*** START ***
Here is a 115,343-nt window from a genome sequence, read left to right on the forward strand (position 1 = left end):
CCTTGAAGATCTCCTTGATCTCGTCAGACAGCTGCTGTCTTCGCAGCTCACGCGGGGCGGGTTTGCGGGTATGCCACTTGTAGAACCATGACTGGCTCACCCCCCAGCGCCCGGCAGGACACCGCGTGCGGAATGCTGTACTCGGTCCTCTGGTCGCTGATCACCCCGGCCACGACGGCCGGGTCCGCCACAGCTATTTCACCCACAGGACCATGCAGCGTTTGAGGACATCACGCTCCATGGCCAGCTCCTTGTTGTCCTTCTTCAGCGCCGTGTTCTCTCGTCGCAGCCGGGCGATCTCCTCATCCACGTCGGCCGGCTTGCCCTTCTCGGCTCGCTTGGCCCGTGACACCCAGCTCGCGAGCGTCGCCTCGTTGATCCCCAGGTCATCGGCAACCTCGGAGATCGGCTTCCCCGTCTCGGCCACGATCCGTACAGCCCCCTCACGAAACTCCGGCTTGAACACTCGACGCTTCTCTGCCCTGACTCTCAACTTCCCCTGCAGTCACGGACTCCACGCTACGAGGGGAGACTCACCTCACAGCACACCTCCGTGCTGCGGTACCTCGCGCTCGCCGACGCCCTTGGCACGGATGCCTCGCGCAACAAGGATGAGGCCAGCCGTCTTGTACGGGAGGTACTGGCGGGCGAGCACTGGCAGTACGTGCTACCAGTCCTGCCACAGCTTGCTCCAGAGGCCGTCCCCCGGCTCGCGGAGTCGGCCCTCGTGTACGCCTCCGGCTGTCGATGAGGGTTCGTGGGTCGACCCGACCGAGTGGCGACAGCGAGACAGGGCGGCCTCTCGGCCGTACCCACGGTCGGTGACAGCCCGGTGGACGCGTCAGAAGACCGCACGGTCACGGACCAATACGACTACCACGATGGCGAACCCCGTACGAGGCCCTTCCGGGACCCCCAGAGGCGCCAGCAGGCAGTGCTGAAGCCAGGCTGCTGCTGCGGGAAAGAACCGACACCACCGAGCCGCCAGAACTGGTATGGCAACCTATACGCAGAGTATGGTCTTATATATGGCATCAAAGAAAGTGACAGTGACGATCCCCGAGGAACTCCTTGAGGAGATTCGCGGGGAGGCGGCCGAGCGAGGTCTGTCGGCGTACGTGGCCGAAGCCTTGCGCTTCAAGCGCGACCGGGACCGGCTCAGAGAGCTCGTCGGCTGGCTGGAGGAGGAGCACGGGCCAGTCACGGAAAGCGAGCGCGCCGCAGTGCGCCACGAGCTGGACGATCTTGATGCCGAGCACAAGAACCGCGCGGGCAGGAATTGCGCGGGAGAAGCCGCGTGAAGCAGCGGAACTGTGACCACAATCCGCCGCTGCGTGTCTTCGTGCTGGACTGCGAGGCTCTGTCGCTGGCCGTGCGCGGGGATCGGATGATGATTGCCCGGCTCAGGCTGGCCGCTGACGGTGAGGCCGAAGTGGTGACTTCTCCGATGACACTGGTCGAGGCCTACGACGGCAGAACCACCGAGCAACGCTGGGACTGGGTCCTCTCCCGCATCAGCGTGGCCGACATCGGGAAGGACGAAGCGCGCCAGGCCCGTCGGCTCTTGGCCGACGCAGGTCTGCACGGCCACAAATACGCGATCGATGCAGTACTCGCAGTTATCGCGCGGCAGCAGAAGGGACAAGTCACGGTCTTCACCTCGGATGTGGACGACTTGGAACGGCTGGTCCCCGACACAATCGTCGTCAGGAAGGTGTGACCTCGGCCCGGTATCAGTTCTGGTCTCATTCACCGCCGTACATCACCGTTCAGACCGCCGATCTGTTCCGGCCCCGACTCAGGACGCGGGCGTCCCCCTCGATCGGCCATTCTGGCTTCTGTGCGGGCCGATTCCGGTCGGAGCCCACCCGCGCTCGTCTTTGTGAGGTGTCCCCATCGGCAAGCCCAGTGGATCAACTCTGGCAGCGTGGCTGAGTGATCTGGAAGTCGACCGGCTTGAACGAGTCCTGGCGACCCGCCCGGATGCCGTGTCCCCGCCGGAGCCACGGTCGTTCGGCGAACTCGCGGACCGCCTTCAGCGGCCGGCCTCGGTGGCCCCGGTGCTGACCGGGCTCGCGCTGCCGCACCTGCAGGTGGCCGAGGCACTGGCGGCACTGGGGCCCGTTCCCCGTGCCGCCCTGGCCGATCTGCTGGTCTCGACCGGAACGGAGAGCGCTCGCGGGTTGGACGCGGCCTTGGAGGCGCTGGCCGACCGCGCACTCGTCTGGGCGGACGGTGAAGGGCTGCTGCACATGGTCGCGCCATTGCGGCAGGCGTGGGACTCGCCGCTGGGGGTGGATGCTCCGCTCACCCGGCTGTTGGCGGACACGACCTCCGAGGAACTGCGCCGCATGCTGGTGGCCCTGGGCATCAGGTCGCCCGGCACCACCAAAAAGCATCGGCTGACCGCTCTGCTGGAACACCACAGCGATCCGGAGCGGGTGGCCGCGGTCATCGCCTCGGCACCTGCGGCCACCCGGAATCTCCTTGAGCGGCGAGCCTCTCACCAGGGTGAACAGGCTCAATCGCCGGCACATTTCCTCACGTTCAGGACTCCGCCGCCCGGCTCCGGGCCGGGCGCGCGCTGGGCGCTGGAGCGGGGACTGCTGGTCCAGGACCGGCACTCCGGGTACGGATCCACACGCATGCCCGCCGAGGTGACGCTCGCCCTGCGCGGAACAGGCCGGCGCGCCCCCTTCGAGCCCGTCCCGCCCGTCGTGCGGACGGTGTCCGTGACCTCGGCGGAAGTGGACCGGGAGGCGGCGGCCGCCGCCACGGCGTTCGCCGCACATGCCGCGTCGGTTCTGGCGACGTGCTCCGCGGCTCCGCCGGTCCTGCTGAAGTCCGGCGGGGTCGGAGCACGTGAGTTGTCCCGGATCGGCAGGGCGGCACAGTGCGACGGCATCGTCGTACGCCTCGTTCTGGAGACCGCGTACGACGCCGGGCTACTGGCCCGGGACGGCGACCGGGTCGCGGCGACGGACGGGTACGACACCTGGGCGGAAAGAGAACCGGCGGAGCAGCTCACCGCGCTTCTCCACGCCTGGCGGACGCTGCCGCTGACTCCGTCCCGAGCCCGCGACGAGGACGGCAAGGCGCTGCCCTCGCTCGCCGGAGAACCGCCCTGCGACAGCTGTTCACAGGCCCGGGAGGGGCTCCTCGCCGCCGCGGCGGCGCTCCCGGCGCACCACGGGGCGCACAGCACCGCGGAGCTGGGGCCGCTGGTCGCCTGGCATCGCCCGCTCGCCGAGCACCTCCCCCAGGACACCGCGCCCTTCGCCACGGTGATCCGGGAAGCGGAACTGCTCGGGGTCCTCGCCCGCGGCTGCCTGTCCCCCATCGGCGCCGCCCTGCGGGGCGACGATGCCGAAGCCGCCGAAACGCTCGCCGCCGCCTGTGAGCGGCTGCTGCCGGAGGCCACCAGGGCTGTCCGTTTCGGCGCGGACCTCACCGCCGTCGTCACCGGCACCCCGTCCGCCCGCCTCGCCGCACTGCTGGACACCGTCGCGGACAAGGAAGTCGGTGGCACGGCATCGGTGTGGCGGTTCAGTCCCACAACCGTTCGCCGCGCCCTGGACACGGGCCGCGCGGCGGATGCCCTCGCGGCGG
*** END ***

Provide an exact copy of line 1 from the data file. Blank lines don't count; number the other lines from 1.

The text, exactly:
Here is a 115,343-nt window from a genome sequence, read left to right on the forward strand (position 1 = left end):